HomeFeatured ArticlesThe Resurrection of David Moyes

The Resurrection of David Moyes

David Moyes, the current West Ham manager, is having the season of his life. After being dismissed (only to be reinstated later, for his second stint), he could now achieve the Premier League manager of the year award.

This season represents a remarkable turnaround for the man that was was written off as a Premier League manager, a level that he was no longer suited for. His failures and short comings left little doubt that he was no longer the man, once handpicked to succeed Sir Alex Ferguson.

Under an ownership that is at best, questionable, Moyes has successfully steered the Irons close to Champions League qualification, with European football at least, very likely. With the Hammers overachieving, it can be argued that Moyes has outperformed all other Premier League managers this season. Where Marcelo Bielsa, Dean Smith and Brendan Rodgers have achieved great things this year, Moyes season must be viewed as even more impressive.

The hard working and aggressive play that won Moyes the Manchester United post (whilst at Everton), drawers comparisons to his spell at Goodison Park. Given the lower expectations, and working in a somewhat ‘last chance saloon, Moyes appears to be reinvigorated in his job.

At the seasons outset, nearly everyone with a football opinion predicted a relegation battling year. As time has gone by, the claret and blue of east London have progressed into a formidable outfit, deserving of their lofty league position.

Despite the failure to extract the best from the expensive striker, Sebastian Haller, Moyes has stuck to his ethos and own strategy to succeed. It would have been far easier to continue playing Haller, in the hope the big striker would come good. It turns out however, the system by which Moyes trusts overcame and certain players have risen remarkably to the task.

Tomas Suchek and Mikael Antonio have been in blistering form, and the defence has worked as a cohesive unit through the year, with Vladimir Coufal in particular standing out. Even if the Hammers were to fall away in the final weeks, nothing can be taken away from what has been a brilliant season for both the manager and the team.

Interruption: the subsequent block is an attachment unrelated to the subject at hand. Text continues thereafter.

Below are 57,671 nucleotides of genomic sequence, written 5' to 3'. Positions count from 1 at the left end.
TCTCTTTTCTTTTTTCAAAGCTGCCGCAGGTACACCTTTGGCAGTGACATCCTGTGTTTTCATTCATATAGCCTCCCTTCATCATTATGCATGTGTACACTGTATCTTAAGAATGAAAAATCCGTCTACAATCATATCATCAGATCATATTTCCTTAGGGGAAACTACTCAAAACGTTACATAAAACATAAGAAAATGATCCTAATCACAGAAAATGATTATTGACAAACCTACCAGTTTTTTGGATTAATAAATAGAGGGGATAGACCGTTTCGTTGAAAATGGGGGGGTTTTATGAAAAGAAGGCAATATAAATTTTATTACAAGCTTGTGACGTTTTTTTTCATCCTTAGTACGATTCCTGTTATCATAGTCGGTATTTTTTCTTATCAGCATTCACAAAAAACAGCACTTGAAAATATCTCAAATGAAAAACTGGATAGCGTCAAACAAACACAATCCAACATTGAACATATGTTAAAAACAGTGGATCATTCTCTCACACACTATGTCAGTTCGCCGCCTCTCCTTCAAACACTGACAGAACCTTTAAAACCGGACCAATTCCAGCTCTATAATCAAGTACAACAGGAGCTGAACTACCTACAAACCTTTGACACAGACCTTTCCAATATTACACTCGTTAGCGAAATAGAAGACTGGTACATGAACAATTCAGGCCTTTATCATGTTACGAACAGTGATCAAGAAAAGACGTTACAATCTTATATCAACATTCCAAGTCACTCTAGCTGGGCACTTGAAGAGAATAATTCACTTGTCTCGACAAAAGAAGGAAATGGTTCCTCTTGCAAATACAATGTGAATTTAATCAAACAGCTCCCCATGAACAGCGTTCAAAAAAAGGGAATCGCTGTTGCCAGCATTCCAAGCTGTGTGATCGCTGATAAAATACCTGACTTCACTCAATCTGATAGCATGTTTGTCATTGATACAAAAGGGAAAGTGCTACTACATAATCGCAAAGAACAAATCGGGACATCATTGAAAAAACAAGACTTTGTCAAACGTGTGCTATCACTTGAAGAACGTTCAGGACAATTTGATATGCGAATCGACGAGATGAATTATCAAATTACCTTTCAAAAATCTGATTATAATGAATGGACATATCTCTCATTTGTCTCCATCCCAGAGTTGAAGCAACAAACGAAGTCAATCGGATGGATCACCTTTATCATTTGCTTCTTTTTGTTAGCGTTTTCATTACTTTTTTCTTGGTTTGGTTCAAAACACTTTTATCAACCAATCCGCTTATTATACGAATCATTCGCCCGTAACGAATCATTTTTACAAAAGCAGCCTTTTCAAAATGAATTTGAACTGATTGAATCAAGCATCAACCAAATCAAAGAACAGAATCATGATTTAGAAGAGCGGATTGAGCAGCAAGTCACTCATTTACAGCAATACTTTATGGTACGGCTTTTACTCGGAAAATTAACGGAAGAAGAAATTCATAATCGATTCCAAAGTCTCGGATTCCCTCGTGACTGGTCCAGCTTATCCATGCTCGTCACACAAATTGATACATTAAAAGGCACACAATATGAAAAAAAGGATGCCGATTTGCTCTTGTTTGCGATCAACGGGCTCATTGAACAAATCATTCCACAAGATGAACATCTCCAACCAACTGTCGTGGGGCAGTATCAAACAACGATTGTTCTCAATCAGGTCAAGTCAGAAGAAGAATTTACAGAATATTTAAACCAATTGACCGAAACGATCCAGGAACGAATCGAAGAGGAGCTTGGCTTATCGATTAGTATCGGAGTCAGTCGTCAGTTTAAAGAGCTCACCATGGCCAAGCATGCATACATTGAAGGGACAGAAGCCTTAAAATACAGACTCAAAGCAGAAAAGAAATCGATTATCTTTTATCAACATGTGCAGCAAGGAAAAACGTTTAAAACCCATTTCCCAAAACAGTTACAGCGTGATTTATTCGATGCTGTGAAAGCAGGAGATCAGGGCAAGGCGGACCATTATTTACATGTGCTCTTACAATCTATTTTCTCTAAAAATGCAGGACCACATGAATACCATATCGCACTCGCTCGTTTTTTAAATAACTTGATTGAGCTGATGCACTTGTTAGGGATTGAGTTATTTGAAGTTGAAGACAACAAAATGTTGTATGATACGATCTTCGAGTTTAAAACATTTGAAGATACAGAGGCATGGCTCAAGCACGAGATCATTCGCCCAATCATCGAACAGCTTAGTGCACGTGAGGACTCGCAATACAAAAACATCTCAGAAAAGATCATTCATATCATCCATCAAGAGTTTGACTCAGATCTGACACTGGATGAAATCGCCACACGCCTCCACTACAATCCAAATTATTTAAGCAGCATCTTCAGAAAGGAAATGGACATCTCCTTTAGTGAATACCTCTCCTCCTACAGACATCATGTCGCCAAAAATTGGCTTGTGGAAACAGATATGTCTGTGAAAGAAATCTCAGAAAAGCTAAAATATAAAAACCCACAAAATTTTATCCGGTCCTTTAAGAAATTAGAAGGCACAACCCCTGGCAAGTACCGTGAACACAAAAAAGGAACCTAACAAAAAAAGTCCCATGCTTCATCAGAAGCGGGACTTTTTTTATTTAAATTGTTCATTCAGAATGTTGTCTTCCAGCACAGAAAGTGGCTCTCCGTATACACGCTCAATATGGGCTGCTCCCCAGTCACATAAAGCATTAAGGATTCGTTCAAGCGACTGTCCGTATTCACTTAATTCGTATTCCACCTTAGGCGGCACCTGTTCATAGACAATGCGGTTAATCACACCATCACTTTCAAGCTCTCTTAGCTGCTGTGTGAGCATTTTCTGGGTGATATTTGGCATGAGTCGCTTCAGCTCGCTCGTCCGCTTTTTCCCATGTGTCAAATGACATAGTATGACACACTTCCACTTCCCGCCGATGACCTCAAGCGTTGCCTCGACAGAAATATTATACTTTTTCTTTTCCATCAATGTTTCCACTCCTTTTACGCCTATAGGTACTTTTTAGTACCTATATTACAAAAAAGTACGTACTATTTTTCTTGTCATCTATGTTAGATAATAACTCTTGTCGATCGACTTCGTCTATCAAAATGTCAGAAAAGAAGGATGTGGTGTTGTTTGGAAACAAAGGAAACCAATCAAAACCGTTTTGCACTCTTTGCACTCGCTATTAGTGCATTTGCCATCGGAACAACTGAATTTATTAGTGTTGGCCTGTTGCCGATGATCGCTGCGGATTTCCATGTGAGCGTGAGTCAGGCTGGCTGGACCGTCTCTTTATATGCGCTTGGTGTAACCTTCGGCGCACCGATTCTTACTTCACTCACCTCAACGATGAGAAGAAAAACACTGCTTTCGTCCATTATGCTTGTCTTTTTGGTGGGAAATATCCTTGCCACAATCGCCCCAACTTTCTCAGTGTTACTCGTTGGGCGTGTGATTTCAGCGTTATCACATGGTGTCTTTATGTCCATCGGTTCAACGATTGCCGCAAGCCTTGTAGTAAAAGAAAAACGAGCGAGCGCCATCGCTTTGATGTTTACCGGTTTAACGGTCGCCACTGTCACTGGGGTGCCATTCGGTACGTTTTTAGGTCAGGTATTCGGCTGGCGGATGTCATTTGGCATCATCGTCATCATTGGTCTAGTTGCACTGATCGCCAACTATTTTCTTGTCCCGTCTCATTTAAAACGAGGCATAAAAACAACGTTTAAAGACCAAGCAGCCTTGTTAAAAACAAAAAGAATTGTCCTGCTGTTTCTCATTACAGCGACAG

The pre season odds on Moyes losing his post, would have been rife with bets, especially given their horrific fixtures in the opening weeks. Moyes overcame, and he and his team never to look back. It can perhaps be argued that empty stadiums, and the perceived negativity surrounding the ownership aided his side. The chants, boos and negativity towards the owners appears a welcome omission from empty stadiums. This aside, the players must still perform in order to succeed, something they have in spades.

After losing the Manchester United position, all confidence seemed to drop away from the proud Scotsman, but this rise to the upper echelons of the league show that Moyes can compete with the best, for now at least. Drifting from job to job, with each containing varying issues, Moyes became more of a stop gap manager, than the man that alluring clubs needed.

Being able to build a formidable side (with a fairly tight budget), seemed impossible a year ago. With relatively low key & unknown signings to aid an underperforming squad, the task looked too much to achieve much more than safety. Even a mid-table position would have been a great achievement, but with a little luck and some favourable aid from teams continually dropping points, the impossible may indeed happen.

To imagine West Ham could finish above the likes of Arsenal, Tottenham and even Liverpool would have been laughed away not long ago. The measure of their opponents own failures, should not stop praise being heaped upon Moyes team.

The final weeks will prove decisive to final standings. Until fans and normality returns, there will probably still remain questions surrounding Moyes long term suitability. Until that normality does return, the fan base should revel in their teams efforts, and applaud the man at the helm, David Moyes.

With regards to next season (and a probable Europa League spot), careful recruitment must be made that benefits a Moyes style. Jesse Lingard has been a revelation during his loan, and his permanent signing will surely top any priority list. His own form has also benefitted from no fans, but the slightly lower pressure away from Old Trafford could see him finally establish himself as a first team regular.

Whatever dealings are done, however the team reacts to next season, the optimism going into next term will be a welcome change. Hopefully the David Moyes resurrection will continue, and the marvellous club that is West Ham, will prosper further.

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